s All ex-ser.vjjeemen and s their
wives or guests are invited to at
} tend the regular monthly supper
I meeting of the American Legion
and Auxiliary to be held Tuesday
evening, Oct. 23, at 7 o’clock in
the Community Building.
*
Following the program, guests
and members are invited to re
■ main for an hour of games and
entertainment.
As the fall membership drive is
now on, members are urged to
come prepared to pay their dues.
! The stronger our membership, the
more we can do for those in hos
pitals and homes where the pri
vations and sufferings of war con
tinue; the more we can do for
children who need our help; and
1 the more we can do to build the
1 good will and understanding that
are the foundations of peace.
• With a great membership, we
• will have new power in all parts
■ of our program. We must meet our
■ membership quota as soon as pos
■ sible. Prospective members and
■ guests are cordially welcome.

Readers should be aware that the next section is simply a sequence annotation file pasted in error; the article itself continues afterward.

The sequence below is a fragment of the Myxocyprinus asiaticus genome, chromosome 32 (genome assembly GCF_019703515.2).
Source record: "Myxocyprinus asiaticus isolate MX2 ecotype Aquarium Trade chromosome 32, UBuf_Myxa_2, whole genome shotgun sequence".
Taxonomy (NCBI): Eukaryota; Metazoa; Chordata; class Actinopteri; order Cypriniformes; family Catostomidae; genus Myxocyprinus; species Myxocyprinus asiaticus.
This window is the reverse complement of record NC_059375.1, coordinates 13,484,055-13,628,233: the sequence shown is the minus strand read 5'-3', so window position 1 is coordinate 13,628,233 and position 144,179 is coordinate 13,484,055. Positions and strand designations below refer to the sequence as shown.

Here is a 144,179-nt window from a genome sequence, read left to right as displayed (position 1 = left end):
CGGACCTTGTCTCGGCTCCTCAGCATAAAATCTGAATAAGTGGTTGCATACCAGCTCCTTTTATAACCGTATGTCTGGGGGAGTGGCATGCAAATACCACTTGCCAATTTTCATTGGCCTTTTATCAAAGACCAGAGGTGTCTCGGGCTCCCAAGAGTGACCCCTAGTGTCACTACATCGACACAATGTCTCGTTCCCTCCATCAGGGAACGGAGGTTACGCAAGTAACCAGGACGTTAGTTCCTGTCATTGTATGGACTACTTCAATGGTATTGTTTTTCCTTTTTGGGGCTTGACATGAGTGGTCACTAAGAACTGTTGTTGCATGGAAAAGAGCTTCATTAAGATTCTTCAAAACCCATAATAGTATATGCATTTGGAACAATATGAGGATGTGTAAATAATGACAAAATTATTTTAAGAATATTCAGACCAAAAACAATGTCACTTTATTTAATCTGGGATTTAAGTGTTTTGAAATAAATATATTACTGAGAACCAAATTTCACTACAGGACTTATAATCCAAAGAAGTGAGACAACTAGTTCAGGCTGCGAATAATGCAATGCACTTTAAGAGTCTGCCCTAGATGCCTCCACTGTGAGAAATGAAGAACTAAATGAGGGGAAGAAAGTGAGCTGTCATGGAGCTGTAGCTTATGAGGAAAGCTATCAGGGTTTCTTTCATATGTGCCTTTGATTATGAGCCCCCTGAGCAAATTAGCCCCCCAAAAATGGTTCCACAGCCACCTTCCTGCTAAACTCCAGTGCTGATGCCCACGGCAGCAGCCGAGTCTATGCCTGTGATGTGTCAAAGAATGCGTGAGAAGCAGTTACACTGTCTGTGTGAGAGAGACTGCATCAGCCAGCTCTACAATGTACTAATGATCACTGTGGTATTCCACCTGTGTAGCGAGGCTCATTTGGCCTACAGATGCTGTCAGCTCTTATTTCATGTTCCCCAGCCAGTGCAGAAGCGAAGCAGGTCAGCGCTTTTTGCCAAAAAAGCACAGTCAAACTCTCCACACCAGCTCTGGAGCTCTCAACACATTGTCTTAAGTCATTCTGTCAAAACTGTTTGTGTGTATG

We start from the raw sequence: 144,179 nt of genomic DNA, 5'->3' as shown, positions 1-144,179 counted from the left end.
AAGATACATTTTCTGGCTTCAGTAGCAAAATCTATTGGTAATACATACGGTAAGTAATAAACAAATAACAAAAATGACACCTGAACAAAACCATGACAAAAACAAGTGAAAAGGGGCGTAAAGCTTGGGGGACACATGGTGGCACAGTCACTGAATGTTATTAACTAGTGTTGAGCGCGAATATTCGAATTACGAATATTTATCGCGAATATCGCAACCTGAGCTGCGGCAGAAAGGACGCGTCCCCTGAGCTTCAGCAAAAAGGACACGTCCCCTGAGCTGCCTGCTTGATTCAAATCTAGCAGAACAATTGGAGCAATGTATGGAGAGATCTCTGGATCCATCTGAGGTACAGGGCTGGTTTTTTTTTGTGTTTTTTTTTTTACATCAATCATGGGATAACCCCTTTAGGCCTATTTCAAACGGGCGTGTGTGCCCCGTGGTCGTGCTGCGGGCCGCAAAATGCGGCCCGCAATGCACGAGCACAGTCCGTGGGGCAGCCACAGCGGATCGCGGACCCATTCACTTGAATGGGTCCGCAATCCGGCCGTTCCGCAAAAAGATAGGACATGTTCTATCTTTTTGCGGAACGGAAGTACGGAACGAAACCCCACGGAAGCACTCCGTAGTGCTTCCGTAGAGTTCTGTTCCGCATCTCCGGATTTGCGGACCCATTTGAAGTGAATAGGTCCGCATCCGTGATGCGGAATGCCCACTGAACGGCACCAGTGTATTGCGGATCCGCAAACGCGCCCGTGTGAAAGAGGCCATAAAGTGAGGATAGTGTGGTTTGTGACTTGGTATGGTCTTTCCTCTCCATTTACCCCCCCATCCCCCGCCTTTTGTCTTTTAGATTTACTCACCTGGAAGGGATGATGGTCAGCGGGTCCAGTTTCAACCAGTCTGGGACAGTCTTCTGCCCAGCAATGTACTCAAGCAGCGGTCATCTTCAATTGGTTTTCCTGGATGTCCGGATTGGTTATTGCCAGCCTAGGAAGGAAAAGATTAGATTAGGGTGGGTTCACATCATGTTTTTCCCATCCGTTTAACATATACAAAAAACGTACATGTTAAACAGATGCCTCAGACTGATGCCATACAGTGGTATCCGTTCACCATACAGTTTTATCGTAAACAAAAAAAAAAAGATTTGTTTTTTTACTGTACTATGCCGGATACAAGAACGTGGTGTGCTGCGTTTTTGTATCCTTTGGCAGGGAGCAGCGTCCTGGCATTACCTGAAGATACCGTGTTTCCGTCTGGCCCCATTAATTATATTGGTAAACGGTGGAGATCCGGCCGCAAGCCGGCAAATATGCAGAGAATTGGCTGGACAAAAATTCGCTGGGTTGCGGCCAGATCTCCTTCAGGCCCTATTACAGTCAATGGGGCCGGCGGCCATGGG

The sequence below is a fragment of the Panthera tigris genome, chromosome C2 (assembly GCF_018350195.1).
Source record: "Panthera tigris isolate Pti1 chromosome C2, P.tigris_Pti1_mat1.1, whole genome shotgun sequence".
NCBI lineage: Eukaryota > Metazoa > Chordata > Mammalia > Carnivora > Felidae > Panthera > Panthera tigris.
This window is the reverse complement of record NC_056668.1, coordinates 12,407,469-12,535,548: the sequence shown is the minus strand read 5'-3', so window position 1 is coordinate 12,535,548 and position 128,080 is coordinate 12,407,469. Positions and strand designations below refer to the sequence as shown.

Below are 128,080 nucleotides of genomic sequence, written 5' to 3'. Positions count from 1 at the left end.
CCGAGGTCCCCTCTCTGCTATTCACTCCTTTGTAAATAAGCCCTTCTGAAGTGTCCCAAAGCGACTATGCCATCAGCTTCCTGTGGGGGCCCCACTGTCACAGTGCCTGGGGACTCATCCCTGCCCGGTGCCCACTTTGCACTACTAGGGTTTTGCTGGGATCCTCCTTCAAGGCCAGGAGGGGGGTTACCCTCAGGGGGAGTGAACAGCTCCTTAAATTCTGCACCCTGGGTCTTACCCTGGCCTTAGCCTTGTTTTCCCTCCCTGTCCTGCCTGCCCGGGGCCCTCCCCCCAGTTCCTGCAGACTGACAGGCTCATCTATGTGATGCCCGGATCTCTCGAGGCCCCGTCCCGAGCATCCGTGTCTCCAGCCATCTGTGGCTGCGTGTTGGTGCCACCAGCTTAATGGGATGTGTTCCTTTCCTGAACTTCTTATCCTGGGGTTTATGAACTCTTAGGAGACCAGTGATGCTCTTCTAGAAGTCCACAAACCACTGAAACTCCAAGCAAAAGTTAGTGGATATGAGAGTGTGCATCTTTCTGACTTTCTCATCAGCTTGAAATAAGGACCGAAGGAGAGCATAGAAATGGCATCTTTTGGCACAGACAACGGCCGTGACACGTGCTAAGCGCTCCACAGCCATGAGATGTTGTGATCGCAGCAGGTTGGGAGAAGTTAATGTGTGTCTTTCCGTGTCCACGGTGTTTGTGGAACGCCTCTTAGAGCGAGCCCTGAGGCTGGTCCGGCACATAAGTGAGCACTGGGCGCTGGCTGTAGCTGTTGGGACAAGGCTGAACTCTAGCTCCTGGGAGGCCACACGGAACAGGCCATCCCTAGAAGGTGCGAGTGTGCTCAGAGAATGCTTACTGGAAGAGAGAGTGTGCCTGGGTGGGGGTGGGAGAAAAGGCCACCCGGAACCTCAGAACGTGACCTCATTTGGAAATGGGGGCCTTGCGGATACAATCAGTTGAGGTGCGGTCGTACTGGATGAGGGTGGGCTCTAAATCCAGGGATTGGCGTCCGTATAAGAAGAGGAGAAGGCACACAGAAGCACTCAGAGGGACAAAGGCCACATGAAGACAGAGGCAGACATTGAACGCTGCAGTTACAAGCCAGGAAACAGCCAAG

: Local People Have
“Exhibits At State Fail*
’ The huge North Carolina State
I Fair grounds in Raleigh are alive
with activity this week as the
biggest State Fair in the 103-
year history of the event is in
progress. Every phase of farming
in North Carolina is being depict
ed in its latest, most modern state.
More than $65,000 has been set
aside for cash premiums for those
who exhibit their products and
wares. __ _.
I “ u... -•» •
Miss Sue Nottingham, Yancey
County home agent, and Roger]
Hyatt, along with Yancey 4-H*ers |
Verlene Silver, Penny Landreth
.' and Benny Ray, are attending the
! fair this week and have entered
an exhibit “Steps To Better
Grooming”.
Mrs. J. G. Low, president of the
, Burnsville Home Demonstration
I * Club, has entered articles of cloth
ing,— culinary arts, photography
, I and household articles which are
i being exhibited this week.
In all some 10,000 different ex
■ hibits displayed by about 2,000
persons are being shown at this
year’s fair, compared with about
8,000 last year.
■ 11 —— *
Saving Bond Sales
Lag, Hensley Report
; * • 1
| During September, sales of Ser-I
,' les E and H Savings Bonds !n |
North Carolina were $3,332,062.25 |